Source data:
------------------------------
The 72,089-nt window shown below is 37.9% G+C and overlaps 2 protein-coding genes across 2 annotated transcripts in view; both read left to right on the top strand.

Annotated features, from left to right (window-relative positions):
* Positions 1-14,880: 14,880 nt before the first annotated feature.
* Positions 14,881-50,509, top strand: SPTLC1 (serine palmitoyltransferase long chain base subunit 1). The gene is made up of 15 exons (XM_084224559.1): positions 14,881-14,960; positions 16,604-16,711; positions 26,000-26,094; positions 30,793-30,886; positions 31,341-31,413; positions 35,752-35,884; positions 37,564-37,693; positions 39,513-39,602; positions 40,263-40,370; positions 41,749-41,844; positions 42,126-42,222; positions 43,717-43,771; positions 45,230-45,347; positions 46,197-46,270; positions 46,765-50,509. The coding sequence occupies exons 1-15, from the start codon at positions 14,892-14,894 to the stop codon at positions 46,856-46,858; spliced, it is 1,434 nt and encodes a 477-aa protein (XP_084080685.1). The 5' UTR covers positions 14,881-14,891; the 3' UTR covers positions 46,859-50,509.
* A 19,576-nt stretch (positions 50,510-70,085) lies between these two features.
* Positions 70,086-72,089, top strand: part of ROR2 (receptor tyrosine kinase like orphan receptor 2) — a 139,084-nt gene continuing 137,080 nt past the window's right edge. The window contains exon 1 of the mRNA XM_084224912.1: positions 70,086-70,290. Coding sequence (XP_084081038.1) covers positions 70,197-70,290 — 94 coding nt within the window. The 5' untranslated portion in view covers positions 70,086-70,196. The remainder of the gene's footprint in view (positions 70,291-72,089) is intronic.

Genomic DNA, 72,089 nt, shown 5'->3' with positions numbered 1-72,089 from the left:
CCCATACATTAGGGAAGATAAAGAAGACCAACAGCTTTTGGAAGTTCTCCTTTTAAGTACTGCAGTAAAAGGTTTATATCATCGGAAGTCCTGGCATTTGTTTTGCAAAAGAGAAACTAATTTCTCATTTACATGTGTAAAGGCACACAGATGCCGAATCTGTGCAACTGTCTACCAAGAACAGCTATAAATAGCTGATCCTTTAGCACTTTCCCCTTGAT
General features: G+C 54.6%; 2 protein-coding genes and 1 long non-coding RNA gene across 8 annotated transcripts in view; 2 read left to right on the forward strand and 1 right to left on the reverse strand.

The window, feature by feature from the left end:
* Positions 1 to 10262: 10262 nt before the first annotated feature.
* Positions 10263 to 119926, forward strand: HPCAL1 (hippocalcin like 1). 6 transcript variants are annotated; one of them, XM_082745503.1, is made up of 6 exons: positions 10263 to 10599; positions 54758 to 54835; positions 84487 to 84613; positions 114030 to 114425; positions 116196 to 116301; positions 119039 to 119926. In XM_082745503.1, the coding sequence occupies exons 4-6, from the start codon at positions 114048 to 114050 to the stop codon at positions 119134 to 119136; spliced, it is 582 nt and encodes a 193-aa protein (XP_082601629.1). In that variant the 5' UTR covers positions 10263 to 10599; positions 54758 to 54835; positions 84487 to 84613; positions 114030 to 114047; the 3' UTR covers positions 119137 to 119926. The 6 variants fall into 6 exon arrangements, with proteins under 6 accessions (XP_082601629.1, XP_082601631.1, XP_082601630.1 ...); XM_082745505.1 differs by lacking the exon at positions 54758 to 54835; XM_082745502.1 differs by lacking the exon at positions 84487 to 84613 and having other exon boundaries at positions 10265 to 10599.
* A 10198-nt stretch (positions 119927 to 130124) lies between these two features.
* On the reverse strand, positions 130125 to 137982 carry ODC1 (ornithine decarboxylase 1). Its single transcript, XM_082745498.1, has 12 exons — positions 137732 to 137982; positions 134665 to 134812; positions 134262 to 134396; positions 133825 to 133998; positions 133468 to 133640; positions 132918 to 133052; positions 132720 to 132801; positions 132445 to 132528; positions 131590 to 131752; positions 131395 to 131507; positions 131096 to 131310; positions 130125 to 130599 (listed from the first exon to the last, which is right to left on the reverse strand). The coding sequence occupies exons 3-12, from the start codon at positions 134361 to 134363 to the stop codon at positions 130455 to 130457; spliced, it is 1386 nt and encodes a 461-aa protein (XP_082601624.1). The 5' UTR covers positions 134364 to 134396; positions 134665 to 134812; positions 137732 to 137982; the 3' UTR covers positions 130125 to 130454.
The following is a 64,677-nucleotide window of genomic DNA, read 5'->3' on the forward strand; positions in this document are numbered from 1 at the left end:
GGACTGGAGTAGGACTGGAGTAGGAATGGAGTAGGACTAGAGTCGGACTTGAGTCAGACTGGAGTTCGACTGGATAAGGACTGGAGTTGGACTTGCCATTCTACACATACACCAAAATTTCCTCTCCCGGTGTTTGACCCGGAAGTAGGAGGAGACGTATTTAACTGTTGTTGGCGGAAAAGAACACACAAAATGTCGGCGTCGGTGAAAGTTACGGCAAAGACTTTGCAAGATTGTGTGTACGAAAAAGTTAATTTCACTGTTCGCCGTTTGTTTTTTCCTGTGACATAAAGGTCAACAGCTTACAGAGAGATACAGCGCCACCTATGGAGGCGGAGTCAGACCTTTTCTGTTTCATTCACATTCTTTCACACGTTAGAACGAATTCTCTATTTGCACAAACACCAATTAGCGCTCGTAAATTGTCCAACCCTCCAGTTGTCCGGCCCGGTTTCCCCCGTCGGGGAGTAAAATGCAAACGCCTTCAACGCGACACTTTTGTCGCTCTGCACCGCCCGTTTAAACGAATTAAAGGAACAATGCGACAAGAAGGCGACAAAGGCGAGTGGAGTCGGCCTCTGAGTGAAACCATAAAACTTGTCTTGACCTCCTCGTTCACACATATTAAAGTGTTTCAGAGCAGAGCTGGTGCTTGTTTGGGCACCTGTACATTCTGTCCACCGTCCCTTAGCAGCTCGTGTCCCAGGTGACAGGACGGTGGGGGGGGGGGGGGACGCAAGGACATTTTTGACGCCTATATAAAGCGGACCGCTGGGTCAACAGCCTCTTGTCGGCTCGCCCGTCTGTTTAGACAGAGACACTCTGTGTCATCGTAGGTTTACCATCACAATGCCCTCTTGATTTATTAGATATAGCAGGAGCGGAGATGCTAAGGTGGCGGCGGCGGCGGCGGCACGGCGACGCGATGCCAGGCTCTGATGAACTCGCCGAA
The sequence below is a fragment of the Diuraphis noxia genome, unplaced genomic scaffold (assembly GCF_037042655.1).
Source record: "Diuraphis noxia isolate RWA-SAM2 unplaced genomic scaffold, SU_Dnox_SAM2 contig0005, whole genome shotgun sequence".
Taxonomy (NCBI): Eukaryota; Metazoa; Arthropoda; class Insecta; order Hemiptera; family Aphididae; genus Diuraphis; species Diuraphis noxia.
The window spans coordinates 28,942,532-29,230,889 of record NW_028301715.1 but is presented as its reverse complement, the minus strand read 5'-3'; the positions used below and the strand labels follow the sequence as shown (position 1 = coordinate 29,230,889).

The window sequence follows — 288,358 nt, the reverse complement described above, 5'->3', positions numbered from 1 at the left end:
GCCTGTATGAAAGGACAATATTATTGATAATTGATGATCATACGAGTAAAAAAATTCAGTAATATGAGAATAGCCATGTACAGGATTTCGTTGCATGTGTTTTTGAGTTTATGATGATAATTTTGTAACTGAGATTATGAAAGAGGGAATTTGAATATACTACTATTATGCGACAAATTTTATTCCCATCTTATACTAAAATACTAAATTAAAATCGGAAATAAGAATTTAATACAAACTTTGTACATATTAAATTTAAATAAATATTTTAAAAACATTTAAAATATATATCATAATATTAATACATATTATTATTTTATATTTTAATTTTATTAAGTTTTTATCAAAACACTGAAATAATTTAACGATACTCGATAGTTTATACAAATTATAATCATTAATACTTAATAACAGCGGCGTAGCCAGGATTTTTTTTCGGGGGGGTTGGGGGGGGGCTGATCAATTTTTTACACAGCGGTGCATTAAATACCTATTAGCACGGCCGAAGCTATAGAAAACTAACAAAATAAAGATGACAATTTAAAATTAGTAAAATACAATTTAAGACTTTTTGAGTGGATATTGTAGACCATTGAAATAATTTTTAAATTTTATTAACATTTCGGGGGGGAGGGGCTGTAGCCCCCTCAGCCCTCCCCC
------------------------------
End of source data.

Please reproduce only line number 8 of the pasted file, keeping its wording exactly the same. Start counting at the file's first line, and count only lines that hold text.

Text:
CCCATACATTAGGGAAGATAAAGAAGACCAACAGCTTTTGGAAGTTCTCCTTTTAAGTACTGCAGTAAAAGGTTTATATCATCGGAAGTCCTGGCATTTGTTTTGCAAAAGAGAAACTAATTTCTCATTTACATGTGTAAAGGCACACAGATGCCGAATCTGTGCAACTGTCTACCAAGAACAGCTATAAATAGCTGATCCTTTAGCACTTTCCCCTTGAT